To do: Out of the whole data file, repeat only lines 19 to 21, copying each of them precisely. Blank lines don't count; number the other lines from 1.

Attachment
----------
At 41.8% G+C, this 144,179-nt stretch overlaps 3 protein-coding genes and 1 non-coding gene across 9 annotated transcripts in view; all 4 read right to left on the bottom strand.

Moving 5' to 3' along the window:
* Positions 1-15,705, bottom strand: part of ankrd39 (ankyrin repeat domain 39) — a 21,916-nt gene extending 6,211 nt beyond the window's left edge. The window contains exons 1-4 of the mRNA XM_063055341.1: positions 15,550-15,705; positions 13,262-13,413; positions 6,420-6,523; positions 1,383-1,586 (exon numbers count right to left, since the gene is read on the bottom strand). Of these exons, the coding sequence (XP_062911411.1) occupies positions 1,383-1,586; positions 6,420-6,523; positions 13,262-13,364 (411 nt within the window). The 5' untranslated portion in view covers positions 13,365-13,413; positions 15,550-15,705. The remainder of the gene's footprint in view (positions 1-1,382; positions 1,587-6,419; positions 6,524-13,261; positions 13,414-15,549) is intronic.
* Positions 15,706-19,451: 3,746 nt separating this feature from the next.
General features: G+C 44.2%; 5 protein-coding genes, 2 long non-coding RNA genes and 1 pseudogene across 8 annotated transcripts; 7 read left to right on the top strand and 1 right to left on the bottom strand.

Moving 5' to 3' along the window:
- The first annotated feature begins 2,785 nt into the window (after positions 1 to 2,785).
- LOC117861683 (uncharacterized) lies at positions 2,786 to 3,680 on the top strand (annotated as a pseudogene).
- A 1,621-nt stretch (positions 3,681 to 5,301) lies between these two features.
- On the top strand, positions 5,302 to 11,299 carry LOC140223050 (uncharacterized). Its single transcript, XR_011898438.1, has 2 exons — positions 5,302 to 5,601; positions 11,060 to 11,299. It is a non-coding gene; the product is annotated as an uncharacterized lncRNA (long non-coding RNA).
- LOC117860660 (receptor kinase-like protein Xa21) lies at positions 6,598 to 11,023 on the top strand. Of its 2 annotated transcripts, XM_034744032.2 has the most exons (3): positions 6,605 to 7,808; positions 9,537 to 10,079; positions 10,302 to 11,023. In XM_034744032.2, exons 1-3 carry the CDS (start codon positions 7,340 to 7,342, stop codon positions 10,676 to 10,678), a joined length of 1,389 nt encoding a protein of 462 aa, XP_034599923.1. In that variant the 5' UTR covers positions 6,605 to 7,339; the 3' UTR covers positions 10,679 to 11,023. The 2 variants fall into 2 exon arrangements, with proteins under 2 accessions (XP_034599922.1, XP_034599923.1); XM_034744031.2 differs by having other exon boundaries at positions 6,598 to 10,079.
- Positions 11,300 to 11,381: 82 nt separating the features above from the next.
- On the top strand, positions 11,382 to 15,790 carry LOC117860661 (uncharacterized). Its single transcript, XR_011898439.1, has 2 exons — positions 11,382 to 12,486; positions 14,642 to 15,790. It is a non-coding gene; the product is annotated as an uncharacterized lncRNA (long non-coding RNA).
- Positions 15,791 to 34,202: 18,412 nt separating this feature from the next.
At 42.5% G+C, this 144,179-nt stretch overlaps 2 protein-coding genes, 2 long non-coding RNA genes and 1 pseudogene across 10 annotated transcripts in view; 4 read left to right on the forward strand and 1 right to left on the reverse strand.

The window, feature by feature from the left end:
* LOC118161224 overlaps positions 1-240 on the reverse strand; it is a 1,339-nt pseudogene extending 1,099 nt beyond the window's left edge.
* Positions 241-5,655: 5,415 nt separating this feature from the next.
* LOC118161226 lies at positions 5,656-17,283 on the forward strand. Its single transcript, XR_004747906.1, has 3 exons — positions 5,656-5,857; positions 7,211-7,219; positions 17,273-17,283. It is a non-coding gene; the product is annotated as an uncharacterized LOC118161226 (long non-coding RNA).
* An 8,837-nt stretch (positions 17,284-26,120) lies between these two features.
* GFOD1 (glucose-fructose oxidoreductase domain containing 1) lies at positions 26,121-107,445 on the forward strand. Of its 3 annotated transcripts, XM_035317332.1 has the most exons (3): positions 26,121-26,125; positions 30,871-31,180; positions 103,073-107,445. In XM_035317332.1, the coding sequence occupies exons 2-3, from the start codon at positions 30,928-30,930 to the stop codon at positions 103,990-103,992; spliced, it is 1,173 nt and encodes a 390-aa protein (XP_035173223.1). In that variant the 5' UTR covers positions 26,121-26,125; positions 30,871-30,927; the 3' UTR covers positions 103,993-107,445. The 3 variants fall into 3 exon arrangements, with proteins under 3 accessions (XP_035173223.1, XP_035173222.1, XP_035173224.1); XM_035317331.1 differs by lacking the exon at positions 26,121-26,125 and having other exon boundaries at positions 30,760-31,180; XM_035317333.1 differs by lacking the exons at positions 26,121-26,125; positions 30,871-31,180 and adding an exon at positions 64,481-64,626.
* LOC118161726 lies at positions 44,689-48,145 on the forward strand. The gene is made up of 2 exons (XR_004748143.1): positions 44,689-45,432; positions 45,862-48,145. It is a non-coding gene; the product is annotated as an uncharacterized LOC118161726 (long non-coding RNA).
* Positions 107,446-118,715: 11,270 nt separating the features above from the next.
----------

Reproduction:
* LOC118161226 lies at positions 5,656-17,283 on the forward strand. Its single transcript, XR_004747906.1, has 3 exons — positions 5,656-5,857; positions 7,211-7,219; positions 17,273-17,283. It is a non-coding gene; the product is annotated as an uncharacterized LOC118161226 (long non-coding RNA).
* An 8,837-nt stretch (positions 17,284-26,120) lies between these two features.
* GFOD1 (glucose-fructose oxidoreductase domain containing 1) lies at positions 26,121-107,445 on the forward strand. Of its 3 annotated transcripts, XM_035317332.1 has the most exons (3): positions 26,121-26,125; positions 30,871-31,180; positions 103,073-107,445. In XM_035317332.1, the coding sequence occupies exons 2-3, from the start codon at positions 30,928-30,930 to the stop codon at positions 103,990-103,992; spliced, it is 1,173 nt and encodes a 390-aa protein (XP_035173223.1). In that variant the 5' UTR covers positions 26,121-26,125; positions 30,871-30,927; the 3' UTR covers positions 103,993-107,445. The 3 variants fall into 3 exon arrangements, with proteins under 3 accessions (XP_035173223.1, XP_035173222.1, XP_035173224.1); XM_035317331.1 differs by lacking the exon at positions 26,121-26,125 and having other exon boundaries at positions 30,760-31,180; XM_035317333.1 differs by lacking the exons at positions 26,121-26,125; positions 30,871-31,180 and adding an exon at positions 64,481-64,626.